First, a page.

I would disagree simply because he talks about 75% of top speed. How is he measuring this? He is saying it would turn into med/high intensity workout. Well the whole meaning of tempo is the 75% of the BEST you have on that day w/ it being on grass/flats.

Part of the issue is what, exactly, is your best performance for a day following a workout that is not the 1X100 you might be doing on day 1 of a championship meet? How does the day following 6X60 compare to 80+100+120 or 2X150? And if you go by 65-75% of best performance, you might actually be in the 80-90% for the actual day following a hard workout.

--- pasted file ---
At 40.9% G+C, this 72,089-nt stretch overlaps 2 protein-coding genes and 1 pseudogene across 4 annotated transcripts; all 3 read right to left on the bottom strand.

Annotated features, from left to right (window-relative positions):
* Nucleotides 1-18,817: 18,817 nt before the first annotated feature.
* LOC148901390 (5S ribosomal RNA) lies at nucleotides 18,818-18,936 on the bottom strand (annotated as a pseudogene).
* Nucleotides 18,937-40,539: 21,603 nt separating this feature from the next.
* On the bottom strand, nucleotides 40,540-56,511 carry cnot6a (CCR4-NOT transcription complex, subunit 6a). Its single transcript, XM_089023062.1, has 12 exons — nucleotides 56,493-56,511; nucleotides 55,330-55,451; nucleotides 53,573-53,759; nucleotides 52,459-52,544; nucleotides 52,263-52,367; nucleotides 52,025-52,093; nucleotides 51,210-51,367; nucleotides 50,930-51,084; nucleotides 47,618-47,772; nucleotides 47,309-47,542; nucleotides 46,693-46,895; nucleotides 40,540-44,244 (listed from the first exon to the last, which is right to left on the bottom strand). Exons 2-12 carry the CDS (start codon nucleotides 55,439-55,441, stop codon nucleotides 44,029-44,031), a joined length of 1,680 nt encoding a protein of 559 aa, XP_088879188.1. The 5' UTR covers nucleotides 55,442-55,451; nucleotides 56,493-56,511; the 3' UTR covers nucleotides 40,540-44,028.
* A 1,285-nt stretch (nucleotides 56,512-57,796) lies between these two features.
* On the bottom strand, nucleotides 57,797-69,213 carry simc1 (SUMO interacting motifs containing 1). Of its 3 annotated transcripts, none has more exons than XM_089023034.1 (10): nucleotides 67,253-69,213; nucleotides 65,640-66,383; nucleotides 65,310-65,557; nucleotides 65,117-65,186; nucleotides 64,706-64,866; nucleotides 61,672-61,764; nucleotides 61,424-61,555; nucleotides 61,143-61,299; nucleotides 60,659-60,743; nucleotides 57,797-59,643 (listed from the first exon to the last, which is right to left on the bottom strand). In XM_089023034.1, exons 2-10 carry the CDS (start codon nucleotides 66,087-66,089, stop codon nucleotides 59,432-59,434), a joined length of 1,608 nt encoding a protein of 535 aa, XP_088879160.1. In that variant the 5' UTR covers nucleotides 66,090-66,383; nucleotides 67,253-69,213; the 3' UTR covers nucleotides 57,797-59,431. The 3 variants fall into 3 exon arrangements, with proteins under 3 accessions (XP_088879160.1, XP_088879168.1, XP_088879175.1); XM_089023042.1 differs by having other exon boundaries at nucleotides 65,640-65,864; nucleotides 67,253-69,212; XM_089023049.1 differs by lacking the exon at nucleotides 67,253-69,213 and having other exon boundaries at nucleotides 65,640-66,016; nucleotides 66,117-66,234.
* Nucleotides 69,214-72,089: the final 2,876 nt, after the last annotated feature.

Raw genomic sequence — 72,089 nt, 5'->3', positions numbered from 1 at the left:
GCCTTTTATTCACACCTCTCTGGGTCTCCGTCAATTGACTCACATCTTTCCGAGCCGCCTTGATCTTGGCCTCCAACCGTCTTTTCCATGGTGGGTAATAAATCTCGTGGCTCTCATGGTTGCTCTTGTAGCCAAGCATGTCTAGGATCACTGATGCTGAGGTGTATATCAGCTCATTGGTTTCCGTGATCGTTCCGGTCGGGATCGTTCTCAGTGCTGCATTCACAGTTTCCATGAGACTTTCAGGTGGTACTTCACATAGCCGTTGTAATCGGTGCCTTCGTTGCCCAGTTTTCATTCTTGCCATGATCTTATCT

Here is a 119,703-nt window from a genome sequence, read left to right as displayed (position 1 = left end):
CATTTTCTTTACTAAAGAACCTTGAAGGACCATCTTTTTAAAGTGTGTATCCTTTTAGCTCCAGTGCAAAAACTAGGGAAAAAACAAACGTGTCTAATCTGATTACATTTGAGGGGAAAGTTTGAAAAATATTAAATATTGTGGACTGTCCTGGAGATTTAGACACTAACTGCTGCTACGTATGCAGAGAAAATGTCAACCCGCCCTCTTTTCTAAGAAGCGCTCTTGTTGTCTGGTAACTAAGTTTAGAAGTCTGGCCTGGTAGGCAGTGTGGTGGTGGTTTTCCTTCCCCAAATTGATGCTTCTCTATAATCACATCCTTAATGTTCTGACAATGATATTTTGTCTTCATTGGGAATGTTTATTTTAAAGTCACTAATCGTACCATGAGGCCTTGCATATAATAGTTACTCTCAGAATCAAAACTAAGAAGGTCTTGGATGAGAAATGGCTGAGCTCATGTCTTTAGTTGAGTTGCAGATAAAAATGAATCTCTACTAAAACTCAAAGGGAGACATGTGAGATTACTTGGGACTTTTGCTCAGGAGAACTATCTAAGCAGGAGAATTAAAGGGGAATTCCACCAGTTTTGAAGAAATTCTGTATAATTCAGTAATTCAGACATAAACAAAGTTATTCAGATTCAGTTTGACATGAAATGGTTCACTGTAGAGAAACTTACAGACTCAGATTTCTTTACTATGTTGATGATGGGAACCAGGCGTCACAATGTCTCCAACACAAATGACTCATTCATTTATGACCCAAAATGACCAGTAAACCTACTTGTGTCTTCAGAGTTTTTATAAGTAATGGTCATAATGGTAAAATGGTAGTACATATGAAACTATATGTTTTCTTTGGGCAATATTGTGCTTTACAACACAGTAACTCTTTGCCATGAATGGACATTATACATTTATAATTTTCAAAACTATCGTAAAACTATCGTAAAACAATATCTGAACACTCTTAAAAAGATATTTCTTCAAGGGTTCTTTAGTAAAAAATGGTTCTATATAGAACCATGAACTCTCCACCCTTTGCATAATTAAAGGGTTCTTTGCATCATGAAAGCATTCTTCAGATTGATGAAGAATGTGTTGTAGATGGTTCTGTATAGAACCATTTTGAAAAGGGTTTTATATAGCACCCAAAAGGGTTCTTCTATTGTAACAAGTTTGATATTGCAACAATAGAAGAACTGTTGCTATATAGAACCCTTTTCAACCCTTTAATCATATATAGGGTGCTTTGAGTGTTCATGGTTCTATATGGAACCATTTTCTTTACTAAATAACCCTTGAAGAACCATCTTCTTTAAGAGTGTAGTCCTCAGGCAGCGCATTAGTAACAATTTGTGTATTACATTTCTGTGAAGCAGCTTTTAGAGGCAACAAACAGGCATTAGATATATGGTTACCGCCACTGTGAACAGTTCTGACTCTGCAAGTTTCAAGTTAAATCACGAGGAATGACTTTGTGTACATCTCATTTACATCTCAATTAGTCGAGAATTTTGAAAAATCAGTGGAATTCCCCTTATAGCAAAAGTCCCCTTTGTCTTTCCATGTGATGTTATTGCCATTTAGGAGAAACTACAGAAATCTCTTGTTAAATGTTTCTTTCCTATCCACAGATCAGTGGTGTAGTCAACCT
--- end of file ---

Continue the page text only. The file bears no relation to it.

Also, as the author mentioned, there is little or no citation evidence of tempo following workout benefiting performance. I know that Charlie talked about heating and blood flow, but I’ve not seen citation evidence of that either, and I have searched for it. This is one paper talking about active recovery within a swimming workout where active recovery may reduce measured physiology markers such as blood lactate, but it makes performance worse:


The article makes 3 fundamental points that will be controversial to many people here.

  1. The way brain feedback influences performance during recovery from injury. My attempt to paraphrase, is the that the brain reduces the allowed level of running intensity during chronic long term injury beyond the apparent life of the the injury itself.
  2. Tempo is of no benefit at any time - including it`s use during injury recovery.
  3. Total rest from running during recovery is better than easy/tempo running. Although author supports leg strength lifting work such as deadlifts.